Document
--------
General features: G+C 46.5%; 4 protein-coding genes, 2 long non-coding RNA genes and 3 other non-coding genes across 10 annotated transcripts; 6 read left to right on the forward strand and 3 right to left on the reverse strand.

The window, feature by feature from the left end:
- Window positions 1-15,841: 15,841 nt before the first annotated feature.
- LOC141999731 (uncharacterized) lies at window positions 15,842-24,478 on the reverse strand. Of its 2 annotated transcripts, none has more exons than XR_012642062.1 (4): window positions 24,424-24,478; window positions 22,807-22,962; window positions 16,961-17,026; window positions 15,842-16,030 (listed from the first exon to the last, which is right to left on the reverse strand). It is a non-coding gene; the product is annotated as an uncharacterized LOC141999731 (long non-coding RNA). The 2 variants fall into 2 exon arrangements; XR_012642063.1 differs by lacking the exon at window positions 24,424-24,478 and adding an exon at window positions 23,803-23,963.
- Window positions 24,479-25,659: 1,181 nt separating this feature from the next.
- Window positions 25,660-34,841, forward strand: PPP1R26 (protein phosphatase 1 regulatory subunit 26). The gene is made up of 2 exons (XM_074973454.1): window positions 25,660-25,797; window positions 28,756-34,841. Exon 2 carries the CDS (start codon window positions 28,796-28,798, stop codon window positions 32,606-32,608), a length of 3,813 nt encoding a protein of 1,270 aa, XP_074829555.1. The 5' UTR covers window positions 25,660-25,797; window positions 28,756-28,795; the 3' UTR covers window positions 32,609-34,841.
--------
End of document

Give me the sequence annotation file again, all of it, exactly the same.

General features: G+C 46.5%; 4 protein-coding genes, 2 long non-coding RNA genes and 3 other non-coding genes across 10 annotated transcripts; 6 read left to right on the forward strand and 3 right to left on the reverse strand.

The window, feature by feature from the left end:
- Window positions 1-15,841: 15,841 nt before the first annotated feature.
- LOC141999731 (uncharacterized) lies at window positions 15,842-24,478 on the reverse strand. Of its 2 annotated transcripts, none has more exons than XR_012642062.1 (4): window positions 24,424-24,478; window positions 22,807-22,962; window positions 16,961-17,026; window positions 15,842-16,030 (listed from the first exon to the last, which is right to left on the reverse strand). It is a non-coding gene; the product is annotated as an uncharacterized LOC141999731 (long non-coding RNA). The 2 variants fall into 2 exon arrangements; XR_012642063.1 differs by lacking the exon at window positions 24,424-24,478 and adding an exon at window positions 23,803-23,963.
- Window positions 24,479-25,659: 1,181 nt separating this feature from the next.
- Window positions 25,660-34,841, forward strand: PPP1R26 (protein phosphatase 1 regulatory subunit 26). The gene is made up of 2 exons (XM_074973454.1): window positions 25,660-25,797; window positions 28,756-34,841. Exon 2 carries the CDS (start codon window positions 28,796-28,798, stop codon window positions 32,606-32,608), a length of 3,813 nt encoding a protein of 1,270 aa, XP_074829555.1. The 5' UTR covers window positions 25,660-25,797; window positions 28,756-28,795; the 3' UTR covers window positions 32,609-34,841.